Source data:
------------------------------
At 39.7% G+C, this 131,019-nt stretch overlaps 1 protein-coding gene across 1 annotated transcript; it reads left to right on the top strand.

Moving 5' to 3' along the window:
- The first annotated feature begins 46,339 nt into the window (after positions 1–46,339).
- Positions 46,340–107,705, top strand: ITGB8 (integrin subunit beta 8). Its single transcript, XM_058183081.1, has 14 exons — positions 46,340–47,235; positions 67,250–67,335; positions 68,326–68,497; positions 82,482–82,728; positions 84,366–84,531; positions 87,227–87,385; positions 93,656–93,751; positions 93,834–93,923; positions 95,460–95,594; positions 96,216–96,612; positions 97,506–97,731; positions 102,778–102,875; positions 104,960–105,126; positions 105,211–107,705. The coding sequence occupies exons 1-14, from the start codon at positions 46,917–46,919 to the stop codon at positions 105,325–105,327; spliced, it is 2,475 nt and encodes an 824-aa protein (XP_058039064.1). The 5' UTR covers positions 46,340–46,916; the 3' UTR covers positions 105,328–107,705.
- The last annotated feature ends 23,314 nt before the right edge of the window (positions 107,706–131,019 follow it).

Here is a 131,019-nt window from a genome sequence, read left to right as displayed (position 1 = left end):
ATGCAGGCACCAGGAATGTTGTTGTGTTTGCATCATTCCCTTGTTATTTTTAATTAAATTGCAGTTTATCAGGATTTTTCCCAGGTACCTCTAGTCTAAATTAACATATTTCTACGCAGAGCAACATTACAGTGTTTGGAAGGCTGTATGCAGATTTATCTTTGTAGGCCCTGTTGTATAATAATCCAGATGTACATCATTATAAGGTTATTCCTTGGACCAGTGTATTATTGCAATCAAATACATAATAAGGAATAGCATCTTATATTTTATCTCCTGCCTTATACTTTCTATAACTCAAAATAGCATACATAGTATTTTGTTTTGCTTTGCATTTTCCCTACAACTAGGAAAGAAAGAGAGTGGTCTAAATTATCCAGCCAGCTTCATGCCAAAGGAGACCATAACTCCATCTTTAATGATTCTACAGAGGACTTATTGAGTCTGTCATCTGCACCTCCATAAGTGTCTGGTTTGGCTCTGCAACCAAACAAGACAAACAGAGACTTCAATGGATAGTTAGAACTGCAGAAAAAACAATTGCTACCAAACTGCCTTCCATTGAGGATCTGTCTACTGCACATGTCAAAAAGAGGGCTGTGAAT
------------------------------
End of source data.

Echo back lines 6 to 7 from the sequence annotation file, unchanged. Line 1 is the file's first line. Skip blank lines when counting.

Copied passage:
Here is a 131,019-nt window from a genome sequence, read left to right as displayed (position 1 = left end):
ATGCAGGCACCAGGAATGTTGTTGTGTTTGCATCATTCCCTTGTTATTTTTAATTAAATTGCAGTTTATCAGGATTTTTCCCAGGTACCTCTAGTCTAAATTAACATATTTCTACGCAGAGCAACATTACAGTGTTTGGAAGGCTGTATGCAGATTTATCTTTGTAGGCCCTGTTGTATAATAATCCAGATGTACATCATTATAAGGTTATTCCTTGGACCAGTGTATTATTGCAATCAAATACATAATAAGGAATAGCATCTTATATTTTATCTCCTGCCTTATACTTTCTATAACTCAAAATAGCATACATAGTATTTTGTTTTGCTTTGCATTTTCCCTACAACTAGGAAAGAAAGAGAGTGGTCTAAATTATCCAGCCAGCTTCATGCCAAAGGAGACCATAACTCCATCTTTAATGATTCTACAGAGGACTTATTGAGTCTGTCATCTGCACCTCCATAAGTGTCTGGTTTGGCTCTGCAACCAAACAAGACAAACAGAGACTTCAATGGATAGTTAGAACTGCAGAAAAAACAATTGCTACCAAACTGCCTTCCATTGAGGATCTGTCTACTGCACATGTCAAAAAGAGGGCTGTGAAT